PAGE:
Many, if not most, of the nations we know today are the direct result of European conquest and settlement; and they are the direct successor states to the European Empires. The United States were “The British Crown Colonies in America” before they declared (in 1776) themselves to be a collection of sovereign states, and won (in 1783) their independence of the British Crown. In the exact same sense, there was no polity in the world called “Mexico” before 1810 (declared) or 1821 (won). There was a city, the former Tenochtitlan, named Mexico by the Spanish, and it served as the capital of the Spanish Viceroyalty of New Spain. This vast viceroyalty included more territory than Mexico ever has, controlling the territory of some of the modern Central American countries, in addition to the only modern nation to be named in honor of a Spanish monarch, The Philippines. However, both the USA and UMS took their post-independence shapes by assuming control of the land which had been claimed by the British and Spanish, respectively. In this way, when my former classmate made his claim, he is (probably unwittingly) granting legitimacy to Spanish (specifically) and European (in general) ideas of hegemony over and superiority to the native nations which predate European arrival in America (The Americas). I would have explained this to my former classmate, had our conversation been allowed to continue.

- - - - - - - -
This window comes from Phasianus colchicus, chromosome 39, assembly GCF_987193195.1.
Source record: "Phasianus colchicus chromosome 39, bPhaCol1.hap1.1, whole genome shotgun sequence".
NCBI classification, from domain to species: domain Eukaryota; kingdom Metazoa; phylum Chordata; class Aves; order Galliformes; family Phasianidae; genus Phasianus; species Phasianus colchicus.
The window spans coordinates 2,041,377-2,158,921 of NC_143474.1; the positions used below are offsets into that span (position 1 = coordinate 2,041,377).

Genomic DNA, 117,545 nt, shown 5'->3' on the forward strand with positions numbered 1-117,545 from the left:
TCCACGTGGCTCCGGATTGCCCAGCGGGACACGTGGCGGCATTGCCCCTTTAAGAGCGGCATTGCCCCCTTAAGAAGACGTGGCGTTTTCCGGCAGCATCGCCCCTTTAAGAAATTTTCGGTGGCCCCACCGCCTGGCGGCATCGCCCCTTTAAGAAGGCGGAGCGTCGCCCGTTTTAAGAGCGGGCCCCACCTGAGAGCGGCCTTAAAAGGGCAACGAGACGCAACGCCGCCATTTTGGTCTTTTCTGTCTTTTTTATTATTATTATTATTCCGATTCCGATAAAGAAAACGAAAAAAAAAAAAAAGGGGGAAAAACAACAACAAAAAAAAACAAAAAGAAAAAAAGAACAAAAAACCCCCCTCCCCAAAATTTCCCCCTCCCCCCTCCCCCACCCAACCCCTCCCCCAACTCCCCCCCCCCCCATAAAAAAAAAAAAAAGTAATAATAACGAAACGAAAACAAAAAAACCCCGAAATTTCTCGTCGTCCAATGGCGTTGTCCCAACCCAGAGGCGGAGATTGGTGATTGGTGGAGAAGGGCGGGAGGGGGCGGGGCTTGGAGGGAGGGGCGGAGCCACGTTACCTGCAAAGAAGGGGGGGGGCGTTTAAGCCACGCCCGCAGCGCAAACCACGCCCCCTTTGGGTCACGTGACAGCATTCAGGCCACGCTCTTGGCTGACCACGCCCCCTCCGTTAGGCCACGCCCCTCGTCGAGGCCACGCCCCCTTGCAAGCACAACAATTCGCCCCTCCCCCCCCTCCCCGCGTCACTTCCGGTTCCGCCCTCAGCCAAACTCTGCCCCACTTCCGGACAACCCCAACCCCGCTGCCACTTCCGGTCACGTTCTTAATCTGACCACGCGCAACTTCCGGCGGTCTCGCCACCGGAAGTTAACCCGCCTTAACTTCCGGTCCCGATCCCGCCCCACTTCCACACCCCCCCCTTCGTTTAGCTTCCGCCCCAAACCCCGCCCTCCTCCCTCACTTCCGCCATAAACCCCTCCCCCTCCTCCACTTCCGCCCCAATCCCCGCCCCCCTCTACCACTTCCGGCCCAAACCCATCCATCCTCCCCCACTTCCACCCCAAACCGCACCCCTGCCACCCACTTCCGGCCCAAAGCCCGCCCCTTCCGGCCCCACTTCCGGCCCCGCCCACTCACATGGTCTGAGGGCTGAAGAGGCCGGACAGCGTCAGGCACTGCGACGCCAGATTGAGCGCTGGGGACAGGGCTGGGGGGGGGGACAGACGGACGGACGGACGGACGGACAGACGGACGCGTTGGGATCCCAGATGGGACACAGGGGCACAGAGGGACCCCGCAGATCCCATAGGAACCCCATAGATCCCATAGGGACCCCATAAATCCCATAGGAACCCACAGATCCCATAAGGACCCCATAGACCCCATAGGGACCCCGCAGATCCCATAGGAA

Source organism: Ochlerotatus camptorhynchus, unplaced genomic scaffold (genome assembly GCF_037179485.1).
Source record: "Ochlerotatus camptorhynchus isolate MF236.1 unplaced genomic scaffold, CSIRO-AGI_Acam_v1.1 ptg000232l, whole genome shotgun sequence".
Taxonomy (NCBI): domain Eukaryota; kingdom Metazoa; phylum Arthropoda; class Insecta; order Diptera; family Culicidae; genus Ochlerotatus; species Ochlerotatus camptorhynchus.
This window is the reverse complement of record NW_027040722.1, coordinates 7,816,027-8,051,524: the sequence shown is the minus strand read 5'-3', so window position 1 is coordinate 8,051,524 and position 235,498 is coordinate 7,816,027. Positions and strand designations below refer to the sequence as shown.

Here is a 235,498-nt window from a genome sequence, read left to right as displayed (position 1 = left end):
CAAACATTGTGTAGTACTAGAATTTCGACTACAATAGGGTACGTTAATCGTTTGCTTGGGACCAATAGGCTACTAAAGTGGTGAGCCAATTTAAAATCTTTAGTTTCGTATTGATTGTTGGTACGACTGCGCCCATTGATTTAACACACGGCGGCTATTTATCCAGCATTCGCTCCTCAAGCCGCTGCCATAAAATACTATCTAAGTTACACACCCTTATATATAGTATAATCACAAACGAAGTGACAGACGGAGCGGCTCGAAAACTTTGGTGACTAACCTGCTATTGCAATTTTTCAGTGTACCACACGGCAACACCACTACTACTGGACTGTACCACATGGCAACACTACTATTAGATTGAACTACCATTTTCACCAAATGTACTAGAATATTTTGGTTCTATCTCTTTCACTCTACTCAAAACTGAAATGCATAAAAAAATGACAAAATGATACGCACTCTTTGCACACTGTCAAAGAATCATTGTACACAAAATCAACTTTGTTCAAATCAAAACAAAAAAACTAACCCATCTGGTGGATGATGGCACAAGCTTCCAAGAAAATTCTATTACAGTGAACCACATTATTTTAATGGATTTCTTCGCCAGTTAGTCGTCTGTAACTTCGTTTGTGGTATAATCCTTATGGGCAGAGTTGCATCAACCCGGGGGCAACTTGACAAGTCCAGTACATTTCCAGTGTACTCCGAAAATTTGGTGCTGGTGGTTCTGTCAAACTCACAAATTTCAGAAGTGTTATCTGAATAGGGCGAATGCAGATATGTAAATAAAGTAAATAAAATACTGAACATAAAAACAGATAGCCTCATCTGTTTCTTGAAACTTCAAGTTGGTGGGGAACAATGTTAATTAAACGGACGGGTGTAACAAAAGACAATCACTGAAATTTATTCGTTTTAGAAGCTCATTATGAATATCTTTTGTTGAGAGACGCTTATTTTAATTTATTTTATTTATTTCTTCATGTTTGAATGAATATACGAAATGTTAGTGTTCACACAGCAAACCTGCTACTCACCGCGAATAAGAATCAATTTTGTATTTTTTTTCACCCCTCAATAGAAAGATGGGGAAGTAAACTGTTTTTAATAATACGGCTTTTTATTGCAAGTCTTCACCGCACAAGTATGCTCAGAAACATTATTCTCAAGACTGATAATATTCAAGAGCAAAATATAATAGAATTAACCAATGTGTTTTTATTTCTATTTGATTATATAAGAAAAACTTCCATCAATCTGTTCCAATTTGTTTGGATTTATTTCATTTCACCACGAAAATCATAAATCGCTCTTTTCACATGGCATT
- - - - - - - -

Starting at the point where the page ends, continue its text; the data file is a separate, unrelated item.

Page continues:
Everyone who feels very strongly one way or the other about the current location of the USA-UMS border needs to take a deep breath and relax. They all need to recall that both countries are the successor states to European Empires, and as such, out of respect for The Shoshone and other native nations, they should give up feeling strongly that the border “is where it ought to be” or that it “should be elsewhere” or as my former classmate said, that “[the modern southwest of the USA] is really all still Mexico (he began to justify his claim by saying that the SW USA has “a lot of Hispanics”).” In addition, to those who lament that Mexico City no longer controls a territory as vast as it once (at least on paper maps) did, I submit the case of the shifting borders in South America. The issue of whether the Mexican-American War was “justified” (is there such a thing as a “just war”?) notwithstanding, the same border-shifting wars took place in the southern half of the American Continent. Bolivia, currently a landlocked country, had territory along the Pacific Coast after its independence from Spain. It retained this territory before it was “taken away” (Stolen? Won?) by Chile during negotiations to end the war between the two formerly Spanish (but still Hispanic?) countries. These things happen with a high degree of frequency throughout recorded history. Nations are founded, dependencies (colonies) break away, a militarily powerful nation conquers and annexes a militarily vulnerable nation, nations squabble over access to resources and coasts (resulting in border shifts when the peace treaty is signed), etc. It is in the nature of human civilization that borders shift and their location is contentious to those who feel “patriotic pride” toward one nation or the other.